Another major concern for physician-­scientists is the aging population. The ­average lifespan in the U.S. for a male in 1912 was 51.5 years, whereas in 2012 it was 76.4. For women, the ­increase jumped from 55.9 years to 81.2. We’re ­living longer because we’re surviving cancer, heart disease and other disorders. That’s the good news. The bad news, ­however, is that with an ­increase in ­longevity has come an increase in the ­diseases that ­occur more commonly with age — the ­diseases of the brain — which currently have no great treatments.

Overseeing the department charged with untangling the mysteries of ­neurological ­disorders, including neurodegenerative ­diseases, is David Holtzman, MD, the ­Andrew B. and Gretchen P. Jones ­Professor of Neurology, the ­Charlotte and Paul ­Hagemann ­Professor of Neurology, head of the Department of Neurology at the medical school, and neurologist-in-chief at Barnes-Jewish Hospital. Under his direction is a deep bench of resolute ­researchers working on Alzheimer’s, ­frontotemporal dementia, Parkinson’s, ALS, MS, stroke,­ ­subarachnoid ­hemorrhage and more.

The most common neurodegenerative disease is Alzheimer’s disease, in which both age and genetics play a role. In the neurology department’s Charles F. and Joanne Knight Alzheimer’s Disease Research Center, led by John Morris, MD, the Harvey A. and Dorismae Friedman ­Distinguished Professor of Neurology, researchers have determined a number of genetic markers that are risk factors or causative for certain forms of the disease. In addition, in studies of early-onset Alzheimer’s disease, there is a huge research effort in the Dominantly Inherited Alzheimer Network (DIAN) and treatment unit, led by Randall Bateman, MD, the Charles F. and Joanne Knight Distinguished Professor of Neurology. These studies are determining the ­biomarkers and time course of the disease, both before and after the onset of symptoms, as well as testing novel treatments.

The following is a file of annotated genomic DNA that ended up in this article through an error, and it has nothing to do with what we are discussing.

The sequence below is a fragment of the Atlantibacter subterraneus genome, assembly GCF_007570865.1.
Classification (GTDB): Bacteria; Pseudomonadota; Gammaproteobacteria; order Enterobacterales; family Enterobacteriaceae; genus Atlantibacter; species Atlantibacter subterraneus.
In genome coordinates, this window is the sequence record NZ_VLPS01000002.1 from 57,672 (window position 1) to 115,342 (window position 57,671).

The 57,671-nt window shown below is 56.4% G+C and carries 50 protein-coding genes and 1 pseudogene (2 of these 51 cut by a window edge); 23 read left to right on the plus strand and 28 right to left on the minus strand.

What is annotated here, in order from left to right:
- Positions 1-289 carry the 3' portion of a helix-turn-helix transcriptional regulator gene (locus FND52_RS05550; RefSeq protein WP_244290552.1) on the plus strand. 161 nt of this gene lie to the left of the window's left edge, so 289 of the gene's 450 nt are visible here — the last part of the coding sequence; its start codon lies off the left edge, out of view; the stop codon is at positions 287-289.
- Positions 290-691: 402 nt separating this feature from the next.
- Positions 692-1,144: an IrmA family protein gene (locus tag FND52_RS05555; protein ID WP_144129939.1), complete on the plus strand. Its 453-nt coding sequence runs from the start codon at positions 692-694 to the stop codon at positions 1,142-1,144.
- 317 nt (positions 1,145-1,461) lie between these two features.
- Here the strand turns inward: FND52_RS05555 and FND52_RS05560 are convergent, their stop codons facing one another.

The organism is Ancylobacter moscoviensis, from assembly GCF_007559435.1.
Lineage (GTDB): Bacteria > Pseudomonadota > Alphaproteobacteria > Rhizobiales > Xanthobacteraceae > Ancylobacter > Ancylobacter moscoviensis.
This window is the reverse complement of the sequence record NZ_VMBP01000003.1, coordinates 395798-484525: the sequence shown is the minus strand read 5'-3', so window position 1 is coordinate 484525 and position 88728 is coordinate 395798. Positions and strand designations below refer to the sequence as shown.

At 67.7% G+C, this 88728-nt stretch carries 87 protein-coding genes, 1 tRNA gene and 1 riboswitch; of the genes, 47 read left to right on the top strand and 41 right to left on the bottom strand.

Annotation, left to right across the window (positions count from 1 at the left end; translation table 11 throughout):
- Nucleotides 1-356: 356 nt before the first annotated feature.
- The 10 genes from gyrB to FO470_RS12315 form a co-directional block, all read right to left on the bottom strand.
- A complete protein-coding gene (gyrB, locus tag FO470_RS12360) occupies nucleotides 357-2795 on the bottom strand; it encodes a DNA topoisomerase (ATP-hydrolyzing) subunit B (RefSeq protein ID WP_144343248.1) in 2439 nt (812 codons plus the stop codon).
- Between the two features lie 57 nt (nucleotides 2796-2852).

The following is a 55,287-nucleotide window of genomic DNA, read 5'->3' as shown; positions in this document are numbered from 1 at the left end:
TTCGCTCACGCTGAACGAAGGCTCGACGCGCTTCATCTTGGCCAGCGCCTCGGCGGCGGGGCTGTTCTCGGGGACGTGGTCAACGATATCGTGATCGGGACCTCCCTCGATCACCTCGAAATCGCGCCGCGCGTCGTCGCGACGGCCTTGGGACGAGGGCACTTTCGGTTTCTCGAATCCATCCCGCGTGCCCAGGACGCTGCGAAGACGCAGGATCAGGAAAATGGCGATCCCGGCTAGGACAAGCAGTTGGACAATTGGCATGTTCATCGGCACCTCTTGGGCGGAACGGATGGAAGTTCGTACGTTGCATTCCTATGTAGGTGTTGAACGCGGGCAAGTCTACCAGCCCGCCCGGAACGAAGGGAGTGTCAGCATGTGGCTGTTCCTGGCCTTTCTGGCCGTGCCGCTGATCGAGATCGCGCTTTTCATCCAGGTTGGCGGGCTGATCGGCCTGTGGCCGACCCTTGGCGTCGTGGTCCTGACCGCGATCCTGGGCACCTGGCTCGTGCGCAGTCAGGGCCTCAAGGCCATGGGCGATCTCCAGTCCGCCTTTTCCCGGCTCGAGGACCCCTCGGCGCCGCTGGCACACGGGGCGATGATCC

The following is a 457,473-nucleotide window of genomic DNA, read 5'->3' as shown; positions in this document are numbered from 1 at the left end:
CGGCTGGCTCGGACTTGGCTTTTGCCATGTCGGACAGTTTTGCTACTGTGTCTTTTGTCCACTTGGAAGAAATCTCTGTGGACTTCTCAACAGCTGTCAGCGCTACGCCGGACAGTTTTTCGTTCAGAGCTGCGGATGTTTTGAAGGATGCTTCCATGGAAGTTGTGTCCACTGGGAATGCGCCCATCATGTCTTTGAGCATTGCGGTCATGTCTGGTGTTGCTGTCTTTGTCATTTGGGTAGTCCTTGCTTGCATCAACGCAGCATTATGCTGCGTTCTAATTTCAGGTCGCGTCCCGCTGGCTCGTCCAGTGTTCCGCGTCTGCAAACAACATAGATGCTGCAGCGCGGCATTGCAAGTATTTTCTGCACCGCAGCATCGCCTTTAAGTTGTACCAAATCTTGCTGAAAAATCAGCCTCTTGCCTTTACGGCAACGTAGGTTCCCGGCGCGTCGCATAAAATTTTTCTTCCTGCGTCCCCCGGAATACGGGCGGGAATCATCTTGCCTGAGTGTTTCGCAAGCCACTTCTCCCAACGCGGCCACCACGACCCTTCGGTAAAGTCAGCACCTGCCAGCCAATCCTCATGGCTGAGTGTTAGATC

“In terms of personalized medicine for early onset, ­individuals are being identified and put in novel clinical ­trials based on family history and specific genetic ­information,” Holtzman says. And for late-onset Alzheimer’s, the most ­common form, Holtzman says the center is identifying people before they’re symptomatic, trying to determine whether ­researchers can predict the onset of symptoms. Some individuals are in clinical trials based on their biomarkers.

“Many individuals in our various clinical research studies are having their genome sequenced completely by ­researchers such as Carlos Cruchaga, PhD, associate professor of ­psychiatry,” Holtzman says. “And that’s providing important information about new genetic factors that lead to the disease, as well as ­identifying new targets for treatment.”

Discussing innovations, Holtzman says that researchers are making advances in better diagnostics that are not as expensive as PET scanning or as invasive as spinal tap. “It needs further development,” Holtzman says, “but there’s a blood test that may enable screening of people for whether or not they’re ­developing the pathology of Alzheimer’s.”…